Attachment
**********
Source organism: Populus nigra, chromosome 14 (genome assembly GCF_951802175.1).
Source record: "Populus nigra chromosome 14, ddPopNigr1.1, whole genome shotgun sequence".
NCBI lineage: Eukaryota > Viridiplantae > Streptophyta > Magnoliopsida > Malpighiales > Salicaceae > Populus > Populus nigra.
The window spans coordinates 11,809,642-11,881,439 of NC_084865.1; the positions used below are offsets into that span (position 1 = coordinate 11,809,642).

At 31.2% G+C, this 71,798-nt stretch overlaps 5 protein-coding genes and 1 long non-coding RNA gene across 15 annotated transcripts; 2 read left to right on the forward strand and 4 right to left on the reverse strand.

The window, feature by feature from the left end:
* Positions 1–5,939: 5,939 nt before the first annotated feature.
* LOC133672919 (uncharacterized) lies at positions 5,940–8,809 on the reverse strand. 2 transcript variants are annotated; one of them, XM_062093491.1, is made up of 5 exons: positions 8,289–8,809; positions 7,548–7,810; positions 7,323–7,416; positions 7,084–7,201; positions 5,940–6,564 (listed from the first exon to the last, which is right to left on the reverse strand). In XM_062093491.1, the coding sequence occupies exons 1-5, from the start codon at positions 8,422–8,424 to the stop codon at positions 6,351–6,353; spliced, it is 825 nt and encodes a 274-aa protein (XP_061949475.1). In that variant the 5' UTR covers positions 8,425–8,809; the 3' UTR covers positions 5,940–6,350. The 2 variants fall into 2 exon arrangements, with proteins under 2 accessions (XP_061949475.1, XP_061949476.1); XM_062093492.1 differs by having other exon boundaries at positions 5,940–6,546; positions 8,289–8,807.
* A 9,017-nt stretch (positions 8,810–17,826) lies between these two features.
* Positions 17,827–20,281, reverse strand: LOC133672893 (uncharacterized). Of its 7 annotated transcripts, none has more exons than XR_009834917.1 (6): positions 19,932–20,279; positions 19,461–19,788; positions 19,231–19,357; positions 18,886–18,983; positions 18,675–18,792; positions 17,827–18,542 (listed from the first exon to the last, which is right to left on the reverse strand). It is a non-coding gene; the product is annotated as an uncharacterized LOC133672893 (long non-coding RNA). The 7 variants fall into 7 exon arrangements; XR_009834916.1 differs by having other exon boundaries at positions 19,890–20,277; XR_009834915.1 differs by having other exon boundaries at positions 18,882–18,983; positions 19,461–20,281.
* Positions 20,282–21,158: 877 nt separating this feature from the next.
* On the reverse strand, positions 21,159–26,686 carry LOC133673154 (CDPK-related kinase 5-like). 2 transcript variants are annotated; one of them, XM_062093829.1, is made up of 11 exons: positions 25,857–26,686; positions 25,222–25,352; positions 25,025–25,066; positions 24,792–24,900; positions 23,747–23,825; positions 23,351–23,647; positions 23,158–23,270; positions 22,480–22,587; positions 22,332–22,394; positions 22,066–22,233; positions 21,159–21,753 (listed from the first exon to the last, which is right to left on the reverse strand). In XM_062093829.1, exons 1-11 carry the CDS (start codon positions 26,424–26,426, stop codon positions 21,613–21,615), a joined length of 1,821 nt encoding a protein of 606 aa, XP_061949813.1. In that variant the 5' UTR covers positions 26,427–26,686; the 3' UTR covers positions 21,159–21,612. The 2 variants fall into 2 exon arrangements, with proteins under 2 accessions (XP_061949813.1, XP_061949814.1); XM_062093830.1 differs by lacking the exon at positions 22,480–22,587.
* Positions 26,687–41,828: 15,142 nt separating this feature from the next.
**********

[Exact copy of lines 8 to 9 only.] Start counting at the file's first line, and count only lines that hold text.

* LOC133672919 (uncharacterized) lies at positions 5,940–8,809 on the reverse strand. 2 transcript variants are annotated; one of them, XM_062093491.1, is made up of 5 exons: positions 8,289–8,809; positions 7,548–7,810; positions 7,323–7,416; positions 7,084–7,201; positions 5,940–6,564 (listed from the first exon to the last, which is right to left on the reverse strand). In XM_062093491.1, the coding sequence occupies exons 1-5, from the start codon at positions 8,422–8,424 to the stop codon at positions 6,351–6,353; spliced, it is 825 nt and encodes a 274-aa protein (XP_061949475.1). In that variant the 5' UTR covers positions 8,425–8,809; the 3' UTR covers positions 5,940–6,350. The 2 variants fall into 2 exon arrangements, with proteins under 2 accessions (XP_061949475.1, XP_061949476.1); XM_062093492.1 differs by having other exon boundaries at positions 5,940–6,546; positions 8,289–8,807.
* A 9,017-nt stretch (positions 8,810–17,826) lies between these two features.